In the classic novel The Catcher in the Rye, the protagonist Holden Caulfield explains this phenomenon when he talks about going to the city’s natural history museum. He says:
The best thing…in that museum was that everything always stayed right where it was. Nobody’d move. You could go there a hundred thousand times, and that Eskimo would still be just finishing catching those two fish, the birds would still be on their way south, the deers would still be drinking out of that water hole…Nobody’d be different. The only thing that would be different would be you. Not that you’d be so much older or anything. It wouldn’t be that, exactly. You’d just be different, that’s all. You’d have an overcoat on this time…Or you’d heard your mother and father having a terrific fight in the bathroom. Or you’d just passed by one of those puddles in the street with gasoline rainbows in them. I mean you’d be different in some way…
Like the museum, the stories of the Bible don’t change. But we do. In today’s Gospel lesson, Jesus’ disciples get smacked right in the forehead with this reality. After Jesus drives the animal sellers and money changers out of the temple, the bystanders ask, “What sign can you show us for doing this?” Jesus answers them, “Destroy this temple, and in three days I will raise it up.” They think he’s speaking about the literal building, and so do his disciples. At least for the time being. Over two years later, after Jesus’ resurrection, they realize that he was speaking about his body the whole time. They hear those words, “In three days I will raise it up.” They hear them in a new way after the resurrection.
Through the enlivening power of the Holy Spirit, the Bible encounters us anew and afresh every time we sit down to read it. Sometimes we are older and wiser and therefore reach depths we never knew existed. Sometimes a story that meant something to us when we were young no longer sparks our interest. (That’s OK, by the way.) Sometimes an encounter with someone out in our daily lives will cause us to read a piece of the Bible differently. Sometimes we’ll hear a perspective we never considered before, which will break open pieces of scripture that had always been locked for us.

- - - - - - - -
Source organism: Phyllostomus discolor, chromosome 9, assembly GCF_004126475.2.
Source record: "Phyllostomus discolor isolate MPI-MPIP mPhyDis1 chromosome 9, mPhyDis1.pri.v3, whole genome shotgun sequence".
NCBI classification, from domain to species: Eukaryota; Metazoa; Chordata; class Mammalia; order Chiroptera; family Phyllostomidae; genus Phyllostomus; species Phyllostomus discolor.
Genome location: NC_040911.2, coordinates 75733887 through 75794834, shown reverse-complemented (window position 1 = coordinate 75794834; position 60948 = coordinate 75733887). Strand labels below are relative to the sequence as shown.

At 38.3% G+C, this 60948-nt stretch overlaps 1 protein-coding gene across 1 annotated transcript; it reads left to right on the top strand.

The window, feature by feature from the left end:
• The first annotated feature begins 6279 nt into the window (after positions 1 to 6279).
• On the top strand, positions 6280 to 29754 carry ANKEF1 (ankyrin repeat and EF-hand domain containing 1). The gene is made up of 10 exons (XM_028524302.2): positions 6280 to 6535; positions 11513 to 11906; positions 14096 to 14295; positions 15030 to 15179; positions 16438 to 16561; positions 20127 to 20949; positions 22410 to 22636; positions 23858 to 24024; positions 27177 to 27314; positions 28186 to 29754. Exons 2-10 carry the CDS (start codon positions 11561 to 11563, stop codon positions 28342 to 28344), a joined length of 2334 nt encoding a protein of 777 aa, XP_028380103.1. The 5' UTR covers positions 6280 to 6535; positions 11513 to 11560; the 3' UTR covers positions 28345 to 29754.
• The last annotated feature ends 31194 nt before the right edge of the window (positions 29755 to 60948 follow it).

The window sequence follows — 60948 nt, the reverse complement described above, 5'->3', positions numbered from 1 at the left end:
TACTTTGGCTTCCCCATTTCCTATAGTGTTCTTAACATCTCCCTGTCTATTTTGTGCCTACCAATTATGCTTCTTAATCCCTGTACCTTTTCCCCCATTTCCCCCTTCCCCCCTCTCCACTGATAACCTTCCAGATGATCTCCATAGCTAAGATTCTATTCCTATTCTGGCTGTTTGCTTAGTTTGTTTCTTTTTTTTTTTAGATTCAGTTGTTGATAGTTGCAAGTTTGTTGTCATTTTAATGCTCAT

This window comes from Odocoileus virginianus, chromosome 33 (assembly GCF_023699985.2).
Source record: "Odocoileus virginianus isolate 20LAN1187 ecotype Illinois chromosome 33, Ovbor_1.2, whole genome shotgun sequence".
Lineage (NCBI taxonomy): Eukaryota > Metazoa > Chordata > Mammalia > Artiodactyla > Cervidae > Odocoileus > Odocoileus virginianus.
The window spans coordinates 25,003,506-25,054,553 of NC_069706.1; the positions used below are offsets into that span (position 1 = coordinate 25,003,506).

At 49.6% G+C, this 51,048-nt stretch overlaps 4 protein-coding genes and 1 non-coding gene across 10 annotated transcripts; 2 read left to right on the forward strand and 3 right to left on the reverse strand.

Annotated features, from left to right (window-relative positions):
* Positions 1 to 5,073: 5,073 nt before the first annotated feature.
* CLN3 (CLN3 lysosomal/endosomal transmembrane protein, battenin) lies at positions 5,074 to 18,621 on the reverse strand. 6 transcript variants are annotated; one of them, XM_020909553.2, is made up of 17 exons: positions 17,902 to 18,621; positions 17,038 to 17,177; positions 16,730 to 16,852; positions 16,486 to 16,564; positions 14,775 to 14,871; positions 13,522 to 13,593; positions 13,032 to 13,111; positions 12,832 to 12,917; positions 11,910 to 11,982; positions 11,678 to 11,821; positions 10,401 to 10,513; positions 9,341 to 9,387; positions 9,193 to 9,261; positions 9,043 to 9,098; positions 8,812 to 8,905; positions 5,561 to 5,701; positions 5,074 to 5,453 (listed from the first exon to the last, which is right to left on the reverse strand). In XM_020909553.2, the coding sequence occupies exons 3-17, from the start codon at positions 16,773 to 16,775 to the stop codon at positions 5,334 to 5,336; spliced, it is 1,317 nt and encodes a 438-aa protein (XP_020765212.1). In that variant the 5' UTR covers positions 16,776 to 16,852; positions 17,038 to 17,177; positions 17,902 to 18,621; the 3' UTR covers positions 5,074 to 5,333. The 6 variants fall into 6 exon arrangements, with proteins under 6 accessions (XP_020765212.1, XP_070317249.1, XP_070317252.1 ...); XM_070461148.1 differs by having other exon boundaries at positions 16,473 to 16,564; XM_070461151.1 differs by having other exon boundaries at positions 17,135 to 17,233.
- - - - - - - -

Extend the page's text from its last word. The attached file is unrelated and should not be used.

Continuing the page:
I urge you, as we continue through this Lenten season, to pull your Bible off the shelf at home. Dust it off if you have to. Pick a place and start reading. I’d advise you start with the Gospel of Mark. Only read a little bit a day. As you read, let the text encounter you. Let the well-known stories breathe with new energy, with new spirit. Imagine how your life was the last time you read those words. What has changed about you? And how have those changes impacted your understanding of the unchanging words of the Bible? If our scripture got stale, people would have stopped reading it long ago. But it doesn’t, thanks to the power of the Holy Spirit. The Spirit infuses the Bible with life: the age old words are ever new because we are new every time we pick up the Bible and read.